Hervé Cassard,1, n1 Juan-Maria Torres,2, n1 Caroline Lacroux,1, Jean-Yves Douet,1, Sylvie L. Benestad,3, Frédéric Lantier,4, Séverine Lugan,1, Isabelle Lantier,4, Pierrette Costes,1, Naima Aron,1, Fabienne Reine,5, Laetitia Herzog,5, Juan-Carlos Espinosa,2, Vincent Beringue5, & Olivier Andréoletti1, Affiliations Contributions Corresponding author Journal name: Nature Communications Volume: 5, Article number: 5821 DOI: doi:10.1038/ncomms6821 Received 07 August 2014 Accepted 10 November 2014 Published 16 December 2014 Article tools Citation Reprints Rights & permissions Article metrics

 

Abstract

 

Although Bovine Spongiform Encephalopathy (BSE) is the cause of variant Creutzfeldt Jakob disease (vCJD) in humans, the zoonotic potential of scrapie prions remains unknown. Mice genetically engineered to overexpress the human ​prion protein (tgHu) have emerged as highly relevant models for gauging the capacity of prions to transmit to humans. These models can propagate human prions without any apparent transmission barrier and have been used used to confirm the zoonotic ability of BSE. Here we show that a panel of sheep scrapie prions transmit to several tgHu mice models with an efficiency comparable to that of cattle BSE. The serial transmission of different scrapie isolates in these mice led to the propagation of prions that are phenotypically identical to those causing sporadic CJD (sCJD) in humans. These results demonstrate that scrapie prions have a zoonotic potential and raise new questions about the possible link between animal and human prions.

 

Subject terms: Biological sciences• Medical research At a glance

 


 

why do we not want to do TSE transmission studies on chimpanzees $

 

5. A positive result from a chimpanzee challenged severly would likely create alarm in some circles even if the result could not be interpreted for man. I have a view that all these agents could be transmitted provided a large enough dose by appropriate routes was given and the animals kept long enough. Until the mechanisms of the species barrier are more clearly understood it might be best to retain that hypothesis.

 

snip...

 

R. BRADLEY

 


 

Suspect symptoms

 

What if you can catch old-fashioned CJD by eating meat from a sheep infected with scrapie?

 

28 Mar 01 Most doctors believe that sCJD is caused by a prion protein deforming by chance into a killer. But Singeltary thinks otherwise. He is one of a number of campaigners who say that some sCJD, like the variant CJD related to BSE, is caused by eating meat from infected animals. Their suspicions have focused on sheep carrying scrapie, a BSE-like disease that is widespread in flocks across Europe and North America.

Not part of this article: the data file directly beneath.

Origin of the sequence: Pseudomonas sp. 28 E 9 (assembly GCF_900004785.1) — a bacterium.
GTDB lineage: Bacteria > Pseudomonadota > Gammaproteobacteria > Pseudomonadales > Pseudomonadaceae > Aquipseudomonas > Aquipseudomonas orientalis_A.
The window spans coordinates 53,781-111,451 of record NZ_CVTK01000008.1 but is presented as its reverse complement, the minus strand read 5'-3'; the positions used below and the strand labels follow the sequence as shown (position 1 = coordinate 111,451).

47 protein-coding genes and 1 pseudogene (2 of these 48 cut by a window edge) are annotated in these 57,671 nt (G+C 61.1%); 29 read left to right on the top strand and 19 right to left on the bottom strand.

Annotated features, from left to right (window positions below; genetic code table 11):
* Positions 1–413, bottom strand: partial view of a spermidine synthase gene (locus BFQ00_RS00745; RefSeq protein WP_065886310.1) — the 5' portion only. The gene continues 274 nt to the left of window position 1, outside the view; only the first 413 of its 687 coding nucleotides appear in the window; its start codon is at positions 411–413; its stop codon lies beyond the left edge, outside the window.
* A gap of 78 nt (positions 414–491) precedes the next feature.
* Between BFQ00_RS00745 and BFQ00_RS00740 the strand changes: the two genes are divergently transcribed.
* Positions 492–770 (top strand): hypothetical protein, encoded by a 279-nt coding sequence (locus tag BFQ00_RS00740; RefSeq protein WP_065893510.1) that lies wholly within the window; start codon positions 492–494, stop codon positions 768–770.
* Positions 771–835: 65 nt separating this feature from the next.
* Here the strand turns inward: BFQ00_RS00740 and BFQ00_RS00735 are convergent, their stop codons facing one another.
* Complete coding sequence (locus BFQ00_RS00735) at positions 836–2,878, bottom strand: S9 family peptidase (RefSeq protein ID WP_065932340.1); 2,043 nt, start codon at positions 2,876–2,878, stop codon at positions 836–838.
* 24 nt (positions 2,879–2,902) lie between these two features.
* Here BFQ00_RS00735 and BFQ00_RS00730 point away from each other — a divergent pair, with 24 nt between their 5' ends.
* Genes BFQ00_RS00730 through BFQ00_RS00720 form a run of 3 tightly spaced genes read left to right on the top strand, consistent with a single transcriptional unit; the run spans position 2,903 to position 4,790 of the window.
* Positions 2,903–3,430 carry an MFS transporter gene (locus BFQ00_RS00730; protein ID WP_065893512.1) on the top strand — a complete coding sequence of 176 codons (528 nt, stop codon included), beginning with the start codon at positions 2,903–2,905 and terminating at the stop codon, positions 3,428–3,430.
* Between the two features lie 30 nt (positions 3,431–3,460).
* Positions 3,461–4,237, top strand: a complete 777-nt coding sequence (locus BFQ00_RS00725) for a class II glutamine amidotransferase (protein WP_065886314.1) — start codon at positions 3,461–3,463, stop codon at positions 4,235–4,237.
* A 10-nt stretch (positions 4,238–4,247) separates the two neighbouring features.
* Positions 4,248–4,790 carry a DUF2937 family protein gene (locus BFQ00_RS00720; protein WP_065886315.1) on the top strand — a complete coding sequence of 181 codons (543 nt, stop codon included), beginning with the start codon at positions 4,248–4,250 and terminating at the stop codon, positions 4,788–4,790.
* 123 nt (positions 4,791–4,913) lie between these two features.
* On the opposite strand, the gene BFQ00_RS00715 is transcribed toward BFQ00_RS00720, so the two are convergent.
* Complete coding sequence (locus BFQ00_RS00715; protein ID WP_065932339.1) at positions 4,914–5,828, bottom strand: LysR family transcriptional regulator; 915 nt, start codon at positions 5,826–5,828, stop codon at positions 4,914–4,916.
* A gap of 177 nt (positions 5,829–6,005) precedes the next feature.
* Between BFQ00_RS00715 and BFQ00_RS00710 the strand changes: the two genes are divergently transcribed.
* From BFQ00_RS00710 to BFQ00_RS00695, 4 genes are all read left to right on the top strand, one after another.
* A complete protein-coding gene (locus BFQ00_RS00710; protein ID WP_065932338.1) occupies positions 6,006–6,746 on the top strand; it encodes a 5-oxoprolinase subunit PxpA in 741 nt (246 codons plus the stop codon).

Now scientists in France have stumbled across new evidence that adds weight to the campaigners' fears. To their complete surprise, the researchers found that one strain of scrapie causes the same brain damage in mice as sCJD.

 

"This means we cannot rule out that at least some sCJD may be caused by some strains of scrapie," says team member Jean-Philippe Deslys of the French Atomic Energy Commission's medical research laboratory in Fontenay-aux-Roses, south-west of Paris. Hans Kretschmar of the University of Göttingen, who coordinates CJD surveillance in Germany, is so concerned by the findings that he now wants to trawl back through past sCJD cases to see if any might have been caused by eating infected mutton or lamb...

 

2001

 

Suspect symptoms

 

What if you can catch old-fashioned CJD by eating meat from a sheep infected with scrapie?

 

28 Mar 01

 

Like lambs to the slaughter

 

31 March 2001

 

by Debora MacKenzie Magazine issue 2284.

 

FOUR years ago, Terry Singeltary watched his mother die horribly from a degenerative brain disease. Doctors told him it was Alzheimer's, but Singeltary was suspicious. The diagnosis didn't fit her violent symptoms, and he demanded an autopsy. It showed she had died of sporadic Creutzfeldt-Jakob disease.

 

Most doctors believe that sCJD is caused by a prion protein deforming by chance into a killer. But Singeltary thinks otherwise. He is one of a number of campaigners who say that some sCJD, like the variant CJD related to BSE, is caused by eating meat from infected animals. Their suspicions have focused on sheep carrying scrapie, a BSE-like disease that is widespread in flocks across Europe and North America.